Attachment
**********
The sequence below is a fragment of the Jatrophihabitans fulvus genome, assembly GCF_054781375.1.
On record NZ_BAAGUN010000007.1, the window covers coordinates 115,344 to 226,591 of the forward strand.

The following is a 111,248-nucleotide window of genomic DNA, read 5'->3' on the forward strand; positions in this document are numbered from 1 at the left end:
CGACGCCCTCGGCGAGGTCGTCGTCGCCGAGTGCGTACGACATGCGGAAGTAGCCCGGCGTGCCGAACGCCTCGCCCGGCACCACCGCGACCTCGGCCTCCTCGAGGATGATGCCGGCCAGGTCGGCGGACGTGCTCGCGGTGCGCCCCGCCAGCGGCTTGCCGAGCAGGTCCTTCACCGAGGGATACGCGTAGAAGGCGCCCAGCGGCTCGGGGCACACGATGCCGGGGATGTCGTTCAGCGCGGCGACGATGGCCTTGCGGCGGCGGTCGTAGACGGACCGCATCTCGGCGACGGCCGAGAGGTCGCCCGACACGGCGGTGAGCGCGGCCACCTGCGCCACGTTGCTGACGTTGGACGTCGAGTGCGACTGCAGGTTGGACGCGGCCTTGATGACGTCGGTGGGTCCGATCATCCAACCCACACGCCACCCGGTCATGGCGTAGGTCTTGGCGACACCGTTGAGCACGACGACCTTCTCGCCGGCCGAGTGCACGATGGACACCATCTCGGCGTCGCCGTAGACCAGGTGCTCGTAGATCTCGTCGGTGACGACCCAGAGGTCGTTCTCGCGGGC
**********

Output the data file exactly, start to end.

The sequence below is a fragment of the Jatrophihabitans fulvus genome, assembly GCF_054781375.1.
On record NZ_BAAGUN010000007.1, the window covers coordinates 115,344 to 226,591 of the forward strand.

The following is a 111,248-nucleotide window of genomic DNA, read 5'->3' on the forward strand; positions in this document are numbered from 1 at the left end:
CGACGCCCTCGGCGAGGTCGTCGTCGCCGAGTGCGTACGACATGCGGAAGTAGCCCGGCGTGCCGAACGCCTCGCCCGGCACCACCGCGACCTCGGCCTCCTCGAGGATGATGCCGGCCAGGTCGGCGGACGTGCTCGCGGTGCGCCCCGCCAGCGGCTTGCCGAGCAGGTCCTTCACCGAGGGATACGCGTAGAAGGCGCCCAGCGGCTCGGGGCACACGATGCCGGGGATGTCGTTCAGCGCGGCGACGATGGCCTTGCGGCGGCGGTCGTAGACGGACCGCATCTCGGCGACGGCCGAGAGGTCGCCCGACACGGCGGTGAGCGCGGCCACCTGCGCCACGTTGCTGACGTTGGACGTCGAGTGCGACTGCAGGTTGGACGCGGCCTTGATGACGTCGGTGGGTCCGATCATCCAACCCACACGCCACCCGGTCATGGCGTAGGTCTTGGCGACACCGTTGAGCACGACGACCTTCTCGCCGGCCGAGTGCACGATGGACACCATCTCGGCGTCGCCGTAGACCAGGTGCTCGTAGATCTCGTCGGTGACGACCCAGAGGTCGTTCTCGCGGGC